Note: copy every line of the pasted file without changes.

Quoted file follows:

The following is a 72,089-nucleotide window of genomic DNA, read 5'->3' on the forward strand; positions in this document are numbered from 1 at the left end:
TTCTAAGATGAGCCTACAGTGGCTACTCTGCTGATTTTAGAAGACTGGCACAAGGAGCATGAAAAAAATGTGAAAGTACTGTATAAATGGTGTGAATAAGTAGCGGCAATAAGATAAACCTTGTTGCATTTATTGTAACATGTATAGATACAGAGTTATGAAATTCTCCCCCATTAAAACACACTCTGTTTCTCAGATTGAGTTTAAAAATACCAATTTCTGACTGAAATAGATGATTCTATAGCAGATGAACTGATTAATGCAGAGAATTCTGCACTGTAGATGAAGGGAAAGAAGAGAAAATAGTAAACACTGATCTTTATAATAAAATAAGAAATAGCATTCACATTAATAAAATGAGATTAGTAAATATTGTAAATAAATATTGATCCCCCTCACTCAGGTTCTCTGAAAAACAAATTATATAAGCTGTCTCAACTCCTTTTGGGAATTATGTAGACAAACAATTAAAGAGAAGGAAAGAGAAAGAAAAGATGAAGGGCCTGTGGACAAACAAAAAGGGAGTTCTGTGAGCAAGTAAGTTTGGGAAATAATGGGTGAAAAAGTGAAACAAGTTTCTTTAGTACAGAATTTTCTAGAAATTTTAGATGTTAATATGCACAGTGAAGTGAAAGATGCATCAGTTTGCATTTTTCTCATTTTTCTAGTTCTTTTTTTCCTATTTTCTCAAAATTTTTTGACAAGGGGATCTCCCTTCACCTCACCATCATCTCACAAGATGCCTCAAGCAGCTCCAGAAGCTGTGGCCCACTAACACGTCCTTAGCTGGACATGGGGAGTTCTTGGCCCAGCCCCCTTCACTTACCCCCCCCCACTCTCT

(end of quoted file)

The following is a 72,089-nucleotide window of genomic DNA, read 5'->3' on the forward strand; positions in this document are numbered from 1 at the left end:
TTCTAAGATGAGCCTACAGTGGCTACTCTGCTGATTTTAGAAGACTGGCACAAGGAGCATGAAAAAAATGTGAAAGTACTGTATAAATGGTGTGAATAAGTAGCGGCAATAAGATAAACCTTGTTGCATTTATTGTAACATGTATAGATACAGAGTTATGAAATTCTCCCCCATTAAAACACACTCTGTTTCTCAGATTGAGTTTAAAAATACCAATTTCTGACTGAAATAGATGATTCTATAGCAGATGAACTGATTAATGCAGAGAATTCTGCACTGTAGATGAAGGGAAAGAAGAGAAAATAGTAAACACTGATCTTTATAATAAAATAAGAAATAGCATTCACATTAATAAAATGAGATTAGTAAATATTGTAAATAAATATTGATCCCCCTCACTCAGGTTCTCTGAAAAACAAATTATATAAGCTGTCTCAACTCCTTTTGGGAATTATGTAGACAAACAATTAAAGAGAAGGAAAGAGAAAGAAAAGATGAAGGGCCTGTGGACAAACAAAAAGGGAGTTCTGTGAGCAAGTAAGTTTGGGAAATAATGGGTGAAAAAGTGAAACAAGTTTCTTTAGTACAGAATTTTCTAGAAATTTTAGATGTTAATATGCACAGTGAAGTGAAAGATGCATCAGTTTGCATTTTTCTCATTTTTCTAGTTCTTTTTTTCCTATTTTCTCAAAATTTTTTGACAAGGGGATCTCCCTTCACCTCACCATCATCTCACAAGATGCCTCAAGCAGCTCCAGAAGCTGTGGCCCACTAACACGTCCTTAGCTGGACATGGGGAGTTCTTGGCCCAGCCCCCTTCACTTACCCCCCCCCACTCTCT